Chicago: The Deadliest U.S. City for Children?

America is no doubt one of the “best” nations on earth. But all is not well here. One of the country’s best cities – Chicago, seems to be a death trap especially for children. In a special report in his program – AC360°, last Wednesday, 6 May, 2009, CNN’s Anderson Cooper X-rayed the growing death toll in Chicago, where school children are being killed in an alarming proportion.
So far, 36 students have been murdered in Chicago, during this school year; with 16 – year old Ramone Morris, as the latest victim. He was killed early Wednesday. Police found him on the street, shot in the back of the head. It should be noted here that most of the shootings are believed to be part of gang turf war – a common phenomenon in the city.

Chicago, according to Maureen Miller, an AC360° contributor, “is now the deadliest city for school children in the United States”. The program (AC360°) gave an up close look at the problem through the eyes of a 10 year old boy, whose brother was murdered. Meanwhile its presenter Anderson Cooper also talked with Chicago’s Police Superintendent, Jody Waise, on what the cops is doing to try to stop the calamity. Waise told Anderson Cooper, that the issues of Death, Violence and gang activities are being provoked by the proliferation of guns and illegal drugs on the street.

But Chicago’s Mayor, Richard Daley, told AC360, “This happens in every big city.” A statement many took as an opportunity to condemn, and fault the mayor for being uncaring, and out of touch about the issue.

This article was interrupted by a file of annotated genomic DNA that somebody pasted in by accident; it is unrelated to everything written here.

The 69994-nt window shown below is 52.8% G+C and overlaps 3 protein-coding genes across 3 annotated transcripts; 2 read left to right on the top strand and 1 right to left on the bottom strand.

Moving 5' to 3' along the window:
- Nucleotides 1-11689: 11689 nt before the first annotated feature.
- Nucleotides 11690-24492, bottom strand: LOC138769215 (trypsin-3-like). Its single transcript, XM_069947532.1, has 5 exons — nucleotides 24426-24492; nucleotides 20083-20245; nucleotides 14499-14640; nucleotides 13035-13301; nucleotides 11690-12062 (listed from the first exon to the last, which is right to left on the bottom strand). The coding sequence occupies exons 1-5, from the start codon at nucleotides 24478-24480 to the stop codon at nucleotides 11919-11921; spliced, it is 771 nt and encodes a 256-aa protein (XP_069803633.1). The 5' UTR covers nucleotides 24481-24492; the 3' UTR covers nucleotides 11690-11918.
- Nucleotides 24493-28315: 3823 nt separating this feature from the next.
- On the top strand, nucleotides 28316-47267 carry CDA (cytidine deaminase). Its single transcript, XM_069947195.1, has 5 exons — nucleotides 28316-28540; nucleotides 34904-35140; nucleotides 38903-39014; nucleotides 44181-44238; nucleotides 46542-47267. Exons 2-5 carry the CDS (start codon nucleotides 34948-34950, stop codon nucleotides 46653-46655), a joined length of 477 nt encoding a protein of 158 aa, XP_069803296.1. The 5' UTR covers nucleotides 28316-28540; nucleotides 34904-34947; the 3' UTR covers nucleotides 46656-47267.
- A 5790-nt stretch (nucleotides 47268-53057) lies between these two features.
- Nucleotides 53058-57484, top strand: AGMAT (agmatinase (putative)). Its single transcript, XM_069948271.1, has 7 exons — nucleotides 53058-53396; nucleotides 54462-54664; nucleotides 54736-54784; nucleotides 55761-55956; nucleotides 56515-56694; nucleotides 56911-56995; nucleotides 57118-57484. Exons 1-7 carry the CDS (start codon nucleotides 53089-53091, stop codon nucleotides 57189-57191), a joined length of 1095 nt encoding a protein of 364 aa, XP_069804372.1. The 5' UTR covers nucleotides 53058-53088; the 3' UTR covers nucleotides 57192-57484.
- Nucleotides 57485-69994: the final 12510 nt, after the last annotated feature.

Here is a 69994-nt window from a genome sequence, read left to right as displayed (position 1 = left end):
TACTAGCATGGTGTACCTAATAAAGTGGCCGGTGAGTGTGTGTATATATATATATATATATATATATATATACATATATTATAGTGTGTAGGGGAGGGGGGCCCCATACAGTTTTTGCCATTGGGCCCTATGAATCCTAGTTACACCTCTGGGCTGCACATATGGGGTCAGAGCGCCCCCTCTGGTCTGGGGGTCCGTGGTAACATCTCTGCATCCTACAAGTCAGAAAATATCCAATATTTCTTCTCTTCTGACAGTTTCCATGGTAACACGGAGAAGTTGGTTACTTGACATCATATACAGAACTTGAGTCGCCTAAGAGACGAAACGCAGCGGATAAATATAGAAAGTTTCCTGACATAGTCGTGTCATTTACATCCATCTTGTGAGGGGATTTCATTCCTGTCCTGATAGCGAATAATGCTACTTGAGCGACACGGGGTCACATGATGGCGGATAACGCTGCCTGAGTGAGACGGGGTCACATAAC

“Mr. Mayor, tell us what you’re doing to stop these murders and protect the CPS students?” Louis questioned. Adding, “He can’t tell us because he’s not doing anything about it. These murders will continue to occur as long as Richard Daley is our mayor. His #1 priority is securing the 2016 Olympics, not the safety and well being of Chicagoans”.

Sullivan Anu on his part expressed great concern on the children who witness these killings especially those who are directly affected. He further marveled about the counseling system for the younger ones who are still at school. “How do the younger ones deal with such experiences?” he queries. Though Sullivan honestly recognizes the hard work of the police in handling the situation, he intimated “we need to understand that every action is a reaction to some other action and if the community in question is not seeing any breakthroughs, developments, changes… that too contributes to the numbness that was pointed out so much more effort is needed in Chicago”.

But Mike strongly believes race has a part to play in the whole issue. Hear him “I am wondering if it were well off white kids dying in these kinds of numbers if more people would take notice. The point is that “well off” White kids don’t murder each other at anything even approaching the pace that “disadvantaged” non-white kids do. And that’s even when you count the much-publicized Columbine-type shootings – the overall numbers still aren’t even in the same ballpark. Ask yourself why”.

People react to temper tantrums in several ways. Whenever they see a kid scream, some of them point out that the scenario could be the inspiration advertisers of contraceptives really need. Many a person who hears and sees a choir of squalling youngsters at the mall wishes that the parents would spank or even hotsauce them. Some others just stare, then ignore them ‘” that’s all.